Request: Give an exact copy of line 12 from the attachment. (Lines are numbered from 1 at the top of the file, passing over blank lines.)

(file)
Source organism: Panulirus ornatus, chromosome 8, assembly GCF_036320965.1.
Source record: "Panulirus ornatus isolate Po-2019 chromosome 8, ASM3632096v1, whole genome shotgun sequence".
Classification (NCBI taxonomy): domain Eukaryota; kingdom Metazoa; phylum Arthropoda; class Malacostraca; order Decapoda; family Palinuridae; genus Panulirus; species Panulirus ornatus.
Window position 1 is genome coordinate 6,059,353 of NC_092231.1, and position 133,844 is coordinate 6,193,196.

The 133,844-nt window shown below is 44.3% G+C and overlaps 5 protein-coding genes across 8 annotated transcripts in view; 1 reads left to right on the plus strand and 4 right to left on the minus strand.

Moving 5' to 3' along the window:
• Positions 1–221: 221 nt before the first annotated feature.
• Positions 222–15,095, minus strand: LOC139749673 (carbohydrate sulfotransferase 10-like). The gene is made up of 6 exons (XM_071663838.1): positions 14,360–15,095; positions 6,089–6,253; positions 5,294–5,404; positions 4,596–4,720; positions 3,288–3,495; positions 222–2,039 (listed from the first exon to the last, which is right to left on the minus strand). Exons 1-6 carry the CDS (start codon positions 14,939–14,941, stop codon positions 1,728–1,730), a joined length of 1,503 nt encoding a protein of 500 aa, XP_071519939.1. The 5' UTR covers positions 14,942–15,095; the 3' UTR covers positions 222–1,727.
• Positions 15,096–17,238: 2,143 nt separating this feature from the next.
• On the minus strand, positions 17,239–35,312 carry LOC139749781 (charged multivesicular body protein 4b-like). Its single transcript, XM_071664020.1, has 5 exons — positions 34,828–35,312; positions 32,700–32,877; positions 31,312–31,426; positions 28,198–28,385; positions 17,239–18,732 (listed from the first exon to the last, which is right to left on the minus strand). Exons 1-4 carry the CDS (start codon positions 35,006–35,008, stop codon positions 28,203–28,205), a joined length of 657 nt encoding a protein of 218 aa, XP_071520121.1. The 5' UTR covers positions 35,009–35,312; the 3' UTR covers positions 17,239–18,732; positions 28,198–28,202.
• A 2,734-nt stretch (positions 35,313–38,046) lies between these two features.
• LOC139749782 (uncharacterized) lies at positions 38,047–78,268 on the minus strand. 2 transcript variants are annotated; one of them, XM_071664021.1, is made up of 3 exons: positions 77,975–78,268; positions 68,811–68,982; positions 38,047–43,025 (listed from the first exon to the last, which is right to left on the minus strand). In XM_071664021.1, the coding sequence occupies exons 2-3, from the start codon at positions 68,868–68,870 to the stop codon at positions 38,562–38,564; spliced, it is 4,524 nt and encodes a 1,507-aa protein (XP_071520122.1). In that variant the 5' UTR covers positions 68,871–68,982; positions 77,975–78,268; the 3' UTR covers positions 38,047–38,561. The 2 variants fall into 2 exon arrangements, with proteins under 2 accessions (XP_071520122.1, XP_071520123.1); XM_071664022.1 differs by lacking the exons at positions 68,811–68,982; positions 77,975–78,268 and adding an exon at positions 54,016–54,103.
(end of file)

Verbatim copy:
• LOC139749782 (uncharacterized) lies at positions 38,047–78,268 on the minus strand. 2 transcript variants are annotated; one of them, XM_071664021.1, is made up of 3 exons: positions 77,975–78,268; positions 68,811–68,982; positions 38,047–43,025 (listed from the first exon to the last, which is right to left on the minus strand). In XM_071664021.1, the coding sequence occupies exons 2-3, from the start codon at positions 68,868–68,870 to the stop codon at positions 38,562–38,564; spliced, it is 4,524 nt and encodes a 1,507-aa protein (XP_071520122.1). In that variant the 5' UTR covers positions 68,871–68,982; positions 77,975–78,268; the 3' UTR covers positions 38,047–38,561. The 2 variants fall into 2 exon arrangements, with proteins under 2 accessions (XP_071520122.1, XP_071520123.1); XM_071664022.1 differs by lacking the exons at positions 68,811–68,982; positions 77,975–78,268 and adding an exon at positions 54,016–54,103.